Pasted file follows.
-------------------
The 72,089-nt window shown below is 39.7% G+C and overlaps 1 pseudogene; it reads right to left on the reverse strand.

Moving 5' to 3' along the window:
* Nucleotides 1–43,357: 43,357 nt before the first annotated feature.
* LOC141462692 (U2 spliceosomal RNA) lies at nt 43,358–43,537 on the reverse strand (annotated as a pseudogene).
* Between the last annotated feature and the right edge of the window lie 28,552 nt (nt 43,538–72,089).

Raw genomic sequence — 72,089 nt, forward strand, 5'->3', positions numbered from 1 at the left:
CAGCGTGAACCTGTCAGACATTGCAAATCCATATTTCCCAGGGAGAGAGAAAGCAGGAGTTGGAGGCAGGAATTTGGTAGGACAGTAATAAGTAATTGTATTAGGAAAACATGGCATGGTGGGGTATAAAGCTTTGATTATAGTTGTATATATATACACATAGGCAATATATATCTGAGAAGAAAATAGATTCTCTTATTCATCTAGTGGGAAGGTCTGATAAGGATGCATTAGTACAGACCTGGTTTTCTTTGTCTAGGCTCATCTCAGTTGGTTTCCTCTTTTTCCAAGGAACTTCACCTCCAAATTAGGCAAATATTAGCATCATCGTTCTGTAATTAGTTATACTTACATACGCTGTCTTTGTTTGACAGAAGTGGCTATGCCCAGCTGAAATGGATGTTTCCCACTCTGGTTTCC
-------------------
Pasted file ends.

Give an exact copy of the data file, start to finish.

The 72,089-nt window shown below is 39.7% G+C and overlaps 1 pseudogene; it reads right to left on the reverse strand.

Moving 5' to 3' along the window:
* Nucleotides 1–43,357: 43,357 nt before the first annotated feature.
* LOC141462692 (U2 spliceosomal RNA) lies at nt 43,358–43,537 on the reverse strand (annotated as a pseudogene).
* Between the last annotated feature and the right edge of the window lie 28,552 nt (nt 43,538–72,089).

Raw genomic sequence — 72,089 nt, forward strand, 5'->3', positions numbered from 1 at the left:
CAGCGTGAACCTGTCAGACATTGCAAATCCATATTTCCCAGGGAGAGAGAAAGCAGGAGTTGGAGGCAGGAATTTGGTAGGACAGTAATAAGTAATTGTATTAGGAAAACATGGCATGGTGGGGTATAAAGCTTTGATTATAGTTGTATATATATACACATAGGCAATATATATCTGAGAAGAAAATAGATTCTCTTATTCATCTAGTGGGAAGGTCTGATAAGGATGCATTAGTACAGACCTGGTTTTCTTTGTCTAGGCTCATCTCAGTTGGTTTCCTCTTTTTCCAAGGAACTTCACCTCCAAATTAGGCAAATATTAGCATCATCGTTCTGTAATTAGTTATACTTACATACGCTGTCTTTGTTTGACAGAAGTGGCTATGCCCAGCTGAAATGGATGTTTCCCACTCTGGTTTCC